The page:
People waiting to get the caucus process underway in Des Moines.

A review of the breakdown in reporting results from February’s Iowa Caucuses suggests actions by the Democratic National Committee were contributing factors, but the audit found state party leaders were ultimately responsible for the delay.

The audit specifically faulted the Iowa Democratic Party for failing to have an adequate call-in system as a back up to a smart phone app for reporting results. Former Iowa Attorney General Bonnie Campball was one of three lawyers hired by the party to conduct the review and she spoke with reporters during an online news conference.

“I really don’t know the future of the Iowa Caucuses and I don’t know that this report is going to alter that in any significant way at all,” she said. “In fact, I doubt that it does.”

The report did recommend that the Iowa Democratic Party consider significant changes to its complicated Caucus system. The review was announced in February, completed in November and presented to the Iowa Democratic Party’s state central committee Saturday. Campbell said she and other attorneys combed through thousands of pages of documents and interviewed people directly involved.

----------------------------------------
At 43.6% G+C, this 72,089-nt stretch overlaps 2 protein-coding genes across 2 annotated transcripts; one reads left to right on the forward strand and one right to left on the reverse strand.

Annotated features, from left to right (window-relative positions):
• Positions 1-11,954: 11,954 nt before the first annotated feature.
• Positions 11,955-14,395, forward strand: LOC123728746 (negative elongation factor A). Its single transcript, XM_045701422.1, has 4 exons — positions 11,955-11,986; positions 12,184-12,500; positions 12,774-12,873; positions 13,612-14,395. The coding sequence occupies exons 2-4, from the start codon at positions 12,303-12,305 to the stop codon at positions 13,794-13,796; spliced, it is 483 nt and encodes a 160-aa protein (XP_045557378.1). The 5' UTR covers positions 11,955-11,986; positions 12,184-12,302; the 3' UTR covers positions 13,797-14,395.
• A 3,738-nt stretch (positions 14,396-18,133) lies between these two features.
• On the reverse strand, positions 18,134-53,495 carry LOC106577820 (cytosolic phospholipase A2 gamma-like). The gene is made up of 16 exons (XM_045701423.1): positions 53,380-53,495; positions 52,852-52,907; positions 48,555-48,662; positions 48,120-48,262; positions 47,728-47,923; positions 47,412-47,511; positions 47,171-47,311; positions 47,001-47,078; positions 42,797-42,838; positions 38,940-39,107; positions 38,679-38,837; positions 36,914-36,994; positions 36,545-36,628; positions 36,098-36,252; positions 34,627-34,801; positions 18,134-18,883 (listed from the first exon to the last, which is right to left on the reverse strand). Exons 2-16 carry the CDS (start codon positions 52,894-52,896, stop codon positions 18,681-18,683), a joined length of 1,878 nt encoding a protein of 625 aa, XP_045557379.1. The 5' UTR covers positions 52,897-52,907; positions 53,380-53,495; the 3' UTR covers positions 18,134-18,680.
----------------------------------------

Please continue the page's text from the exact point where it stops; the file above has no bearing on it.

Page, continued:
“It does take time to be thoughtful about something we’re going to put in writing that affects an important organization like the Iowa Democratic Party,” Campbell said, “so I’d rather be accurate than fast.”

The audit revealed for the first time that the Democratic National Committee prevented Iowa party leaders from releasing partial results that had been reported on Caucus Night. The Democratic National Committee did not participate in the audit and a spokesman for the national party suggested these kind of reviews typically begin after the General Election is over. Attorney Nick Klinefeldt, a co-author of the report, said the state party opted to start earlier “right after the event, when memories are fresh and documents are still available.”

The report recommends that Iowa Democratic Party leaders debate the future of the Caucuses and consider simply counting votes for each candidate and declaring a winner that way Iowa Republicans do in their Caucuses. Iowa Democrats use complicated math formulas and sometimes more than one round of counting at each Caucus site to calculate how many delegates candidates would wind up with at the state convention.